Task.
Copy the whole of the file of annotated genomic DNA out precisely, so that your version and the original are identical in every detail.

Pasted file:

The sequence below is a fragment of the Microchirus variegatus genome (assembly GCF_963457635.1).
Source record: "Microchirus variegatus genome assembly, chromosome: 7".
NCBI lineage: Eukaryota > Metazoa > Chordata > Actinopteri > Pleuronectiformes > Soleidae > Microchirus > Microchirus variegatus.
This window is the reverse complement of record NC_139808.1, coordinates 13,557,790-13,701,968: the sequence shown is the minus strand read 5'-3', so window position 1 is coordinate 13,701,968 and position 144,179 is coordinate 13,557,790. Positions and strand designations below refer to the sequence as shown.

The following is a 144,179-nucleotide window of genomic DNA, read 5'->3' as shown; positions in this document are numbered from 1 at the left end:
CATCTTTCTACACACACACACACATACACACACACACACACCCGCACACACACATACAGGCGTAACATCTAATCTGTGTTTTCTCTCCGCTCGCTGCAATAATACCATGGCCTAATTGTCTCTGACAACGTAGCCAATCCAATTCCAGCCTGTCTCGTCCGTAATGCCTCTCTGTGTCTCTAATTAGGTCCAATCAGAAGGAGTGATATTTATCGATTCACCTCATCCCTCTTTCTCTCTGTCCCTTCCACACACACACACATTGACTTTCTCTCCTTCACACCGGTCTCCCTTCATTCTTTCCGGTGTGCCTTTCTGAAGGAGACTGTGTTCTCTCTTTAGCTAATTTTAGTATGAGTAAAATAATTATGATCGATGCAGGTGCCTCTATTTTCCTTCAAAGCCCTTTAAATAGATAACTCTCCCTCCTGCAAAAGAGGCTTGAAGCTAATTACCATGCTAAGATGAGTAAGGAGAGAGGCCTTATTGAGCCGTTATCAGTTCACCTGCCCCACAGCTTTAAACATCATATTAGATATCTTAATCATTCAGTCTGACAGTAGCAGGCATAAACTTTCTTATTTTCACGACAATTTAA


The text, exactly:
The sequence below is a fragment of the Microchirus variegatus genome (assembly GCF_963457635.1).
Source record: "Microchirus variegatus genome assembly, chromosome: 7".
NCBI lineage: Eukaryota > Metazoa > Chordata > Actinopteri > Pleuronectiformes > Soleidae > Microchirus > Microchirus variegatus.
This window is the reverse complement of record NC_139808.1, coordinates 13,557,790-13,701,968: the sequence shown is the minus strand read 5'-3', so window position 1 is coordinate 13,701,968 and position 144,179 is coordinate 13,557,790. Positions and strand designations below refer to the sequence as shown.

The following is a 144,179-nucleotide window of genomic DNA, read 5'->3' as shown; positions in this document are numbered from 1 at the left end:
CATCTTTCTACACACACACACACATACACACACACACACACCCGCACACACACATACAGGCGTAACATCTAATCTGTGTTTTCTCTCCGCTCGCTGCAATAATACCATGGCCTAATTGTCTCTGACAACGTAGCCAATCCAATTCCAGCCTGTCTCGTCCGTAATGCCTCTCTGTGTCTCTAATTAGGTCCAATCAGAAGGAGTGATATTTATCGATTCACCTCATCCCTCTTTCTCTCTGTCCCTTCCACACACACACACATTGACTTTCTCTCCTTCACACCGGTCTCCCTTCATTCTTTCCGGTGTGCCTTTCTGAAGGAGACTGTGTTCTCTCTTTAGCTAATTTTAGTATGAGTAAAATAATTATGATCGATGCAGGTGCCTCTATTTTCCTTCAAAGCCCTTTAAATAGATAACTCTCCCTCCTGCAAAAGAGGCTTGAAGCTAATTACCATGCTAAGATGAGTAAGGAGAGAGGCCTTATTGAGCCGTTATCAGTTCACCTGCCCCACAGCTTTAAACATCATATTAGATATCTTAATCATTCAGTCTGACAGTAGCAGGCATAAACTTTCTTATTTTCACGACAATTTAA